It’s also helpful to know the different types of BPM. Depending on the purpose, you can categorize BPM into three types:
- People-centric: These processes are usually performed by people and require extensive approvals. They provide quick tracking and simple notifications.
- Integration-centric: These processes jump between a company’s existing systems, such as CRM and ERP, without the need for human involvement.
- Document-centric: These processes allow for documents to be routed, formatted and verified as the tasks move along the workflow.
While you might think you don’t have time to take on one more task, BPM should be an essential part of your overall business strategy. With BPM, you can view processes as valuable assets of your organization that must be understood, managed and refined to deliver value to customers.
If you don’t prioritize process improvement, you’ll struggle to keep up with changing customer needs and market demands. Small business owners who work to streamline their business processes and innovate with new processes can create a competitive advantage.
Read on for an overview of the six key elements of effective BPM.
Core element #1: Alignment
It’s essential for your business processes to align with your company’s overall strategy. What are your goals, objectives and priorities? Through BPM, you can design, implement and manage processes in accordance with the direction you’re taking your company.
If you don’t connect your processes and priorities, you don’t have an effective BPM system. Take the time to synchronize your processes with your organization’s overall direction.
Core element #2: Transparency
All your employees and everyone involved should understand their roles for the different levels of BPM. From the beginning, be sure to clarify and clearly communicate responsibilities as the process moves through the workflow.
You should also set clear guidelines on how to make decisions and establish rewards programs. This helps ensure transparency and accountability, and keeps everyone on the same path forward.
Core element #3: Methodologies
BPM requires using methods, tools or techniques to approach different scenarios. Some of the most common BPM methodologies include Six Sigma, Lean and BP Trends. Which methodology you choose depends largely on what you hope to accomplish. For example, consider whether you are starting some local process improvements, or if you want to customize something specifically for your business.
Core element #4: Technology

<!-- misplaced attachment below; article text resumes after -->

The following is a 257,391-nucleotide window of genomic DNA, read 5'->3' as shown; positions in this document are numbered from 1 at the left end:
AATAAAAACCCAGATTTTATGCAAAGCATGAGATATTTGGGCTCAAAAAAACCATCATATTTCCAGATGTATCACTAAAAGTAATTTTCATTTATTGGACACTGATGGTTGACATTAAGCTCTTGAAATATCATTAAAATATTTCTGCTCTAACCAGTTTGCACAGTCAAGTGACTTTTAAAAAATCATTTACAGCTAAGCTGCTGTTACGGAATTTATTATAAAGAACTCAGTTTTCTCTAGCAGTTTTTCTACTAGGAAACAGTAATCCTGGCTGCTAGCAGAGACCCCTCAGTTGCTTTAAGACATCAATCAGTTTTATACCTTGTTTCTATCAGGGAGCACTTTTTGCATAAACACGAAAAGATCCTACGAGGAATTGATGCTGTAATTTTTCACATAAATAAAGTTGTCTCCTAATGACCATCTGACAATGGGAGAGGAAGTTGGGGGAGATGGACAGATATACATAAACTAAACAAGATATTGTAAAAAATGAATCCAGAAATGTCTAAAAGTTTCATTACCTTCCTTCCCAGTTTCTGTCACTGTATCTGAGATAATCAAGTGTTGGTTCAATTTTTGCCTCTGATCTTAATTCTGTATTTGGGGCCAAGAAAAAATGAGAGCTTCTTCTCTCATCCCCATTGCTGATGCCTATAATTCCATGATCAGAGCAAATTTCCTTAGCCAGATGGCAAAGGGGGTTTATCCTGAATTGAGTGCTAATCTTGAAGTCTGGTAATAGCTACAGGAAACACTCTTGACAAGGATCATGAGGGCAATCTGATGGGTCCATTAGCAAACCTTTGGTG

Many BPM initiatives rely heavily on IT-based solutions. To run effective BPM at your business, spend some time researching BPM software and BPM tools. Until recently, BPM software was only readily available for big businesses with sizable budgets. Now, there are many affordable BPM tools that allow small businesses to easily plan, execute, optimize and monitor workflow.
Core element #5: Manpower
Without the right people involved, information systems and technology won’t accomplish much. As a small business owner, it’s critical that you delegate specific people on your team to carry out your business’ BPM initiatives. Look for those employees who have a process management skill set and ensure that they say aligned with your organizational goals.
Core element #6: Organizational culture
Business process management flows into every part of your business. Whether you work with a team of two people or 20, take time to create a culture that supports BPM initiatives.
A few ways to do this include:
- Helping employees feel responsible for processes and their outcomes. When people don’t feel connected to the work, they won’t promote change.
- Providing effective support. Give your employees the tools they need, and empower them to collaborate.
- Encouraging an open atmosphere. To make continuous process improvement part of your business’ culture, encourage employees to share ideas and discuss any challenges they’re facing.
Improve your bottom line with BPM
With BPM, you can streamline your processes, introduce new processes, reduce waste and keep your business moving forward. Remember that BPM isn’t a one-and-done project, but rather, an ongoing effort. When you commit to embracing BPM, you can run a more efficient business and better serve your customers.